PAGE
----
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The Farewell Is More Than East Versus West

By Jana Monji

The caveat for Asian Americans is that what we’re told is an East-West problem may not be that at all. Such is the case with The Farewell, Lulu Wang’s fictionalized account of an actual lie. In the film, the grandmother has terminal cancer, but she’s told her condition is benign and the family quickly finds reason to gather–a wedding–in order to say farewell to the well-loved matriarch.

As the movie tells us, non-disclosure of terminal illness is something common in China. In the US, patients are told of their condition and yet that can have negative results–such as quadrupling the odds on suicide. In The Farewell, the China-born, but US-raised Billi (Awkwafina) finds the situation objectionable, but goes along as everyone except her only cousin, Hao Hao (Chen Han),  tries to teach her a little bit about China.

Hao Hao has been raised in Japan. Japan has a similar non-disclosure pattern, something observed and discussed when Emperor Hirohito died of cancer in 1989. The issue is also raised in Akira Kurosawa’s 1952 Ikiru where a man, learning that certain vague words really mean terminal stomach cancer, decides to do something with his last few days and in doing so, really learns how to live. It’s clear in Lulu Wang’s movie, that the grandmother is already alive and warmly involved with the world. In a group-oriented country like China or Japan, it is the family that shares the burden of impending death.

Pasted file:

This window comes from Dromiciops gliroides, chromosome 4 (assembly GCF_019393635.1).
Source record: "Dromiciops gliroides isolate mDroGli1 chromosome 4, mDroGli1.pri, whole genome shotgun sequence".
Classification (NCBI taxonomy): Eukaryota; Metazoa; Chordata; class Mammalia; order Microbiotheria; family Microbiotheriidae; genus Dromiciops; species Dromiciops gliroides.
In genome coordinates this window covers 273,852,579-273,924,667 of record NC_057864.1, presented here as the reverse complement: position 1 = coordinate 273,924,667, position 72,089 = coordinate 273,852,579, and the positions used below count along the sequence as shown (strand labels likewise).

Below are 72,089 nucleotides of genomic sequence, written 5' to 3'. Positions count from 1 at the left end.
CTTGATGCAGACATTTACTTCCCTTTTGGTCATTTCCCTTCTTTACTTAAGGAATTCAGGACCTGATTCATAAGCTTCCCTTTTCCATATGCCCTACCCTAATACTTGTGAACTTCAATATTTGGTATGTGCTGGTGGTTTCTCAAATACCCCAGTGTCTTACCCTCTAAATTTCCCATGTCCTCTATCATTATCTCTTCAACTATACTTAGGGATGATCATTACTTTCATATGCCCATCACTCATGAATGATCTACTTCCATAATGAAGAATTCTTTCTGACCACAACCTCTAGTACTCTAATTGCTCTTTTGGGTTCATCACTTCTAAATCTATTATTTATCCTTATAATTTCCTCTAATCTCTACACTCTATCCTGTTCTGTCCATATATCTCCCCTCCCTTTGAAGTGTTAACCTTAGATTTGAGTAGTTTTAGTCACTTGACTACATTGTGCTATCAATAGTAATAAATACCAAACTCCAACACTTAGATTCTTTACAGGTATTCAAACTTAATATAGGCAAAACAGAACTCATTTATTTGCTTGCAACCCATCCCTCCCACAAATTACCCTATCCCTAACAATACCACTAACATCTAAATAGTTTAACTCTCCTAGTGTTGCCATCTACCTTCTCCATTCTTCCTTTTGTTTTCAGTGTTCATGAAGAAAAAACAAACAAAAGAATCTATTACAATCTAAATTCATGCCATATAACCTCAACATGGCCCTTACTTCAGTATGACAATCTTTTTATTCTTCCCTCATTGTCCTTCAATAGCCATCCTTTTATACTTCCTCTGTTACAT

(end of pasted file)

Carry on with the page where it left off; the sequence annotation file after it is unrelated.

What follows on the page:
While one Japanese physician who had spent year in the US suggested that the non-disclosure had to do with the failure of the Japanese to truly embrace democracy, and certainly Communist Mainland China has no great love for democracy, this opinion seems unsubstantiated when one learns that other European countries practice non-disclosure, including the two countries that the so-called Western cultures all come from–Italy and Greece. Could it be that the definitions of anti-social and well-socialized differ in these countries because of mechanisms inherent to the family grouping?

The US is only one country that is part of the so-called Western world. It is one of several democracies. In a study about Australian immigrants and their doctors, some immigrant doctors attempt to be sensitive to the cultural practices.

Learning what the differences between China (and Japan and Singapore) and the US are in a nonjudgmental way can help us understand differing attitudes between generations and cultures, but understanding that differences between China and the US also reflect differences between Italy and Greece and the US is a step toward greater knowledge of universals by providing a global context.

For an extended version of this essay with references, go to “‘The Farewell’: Culture, Democracy and Cancer.”

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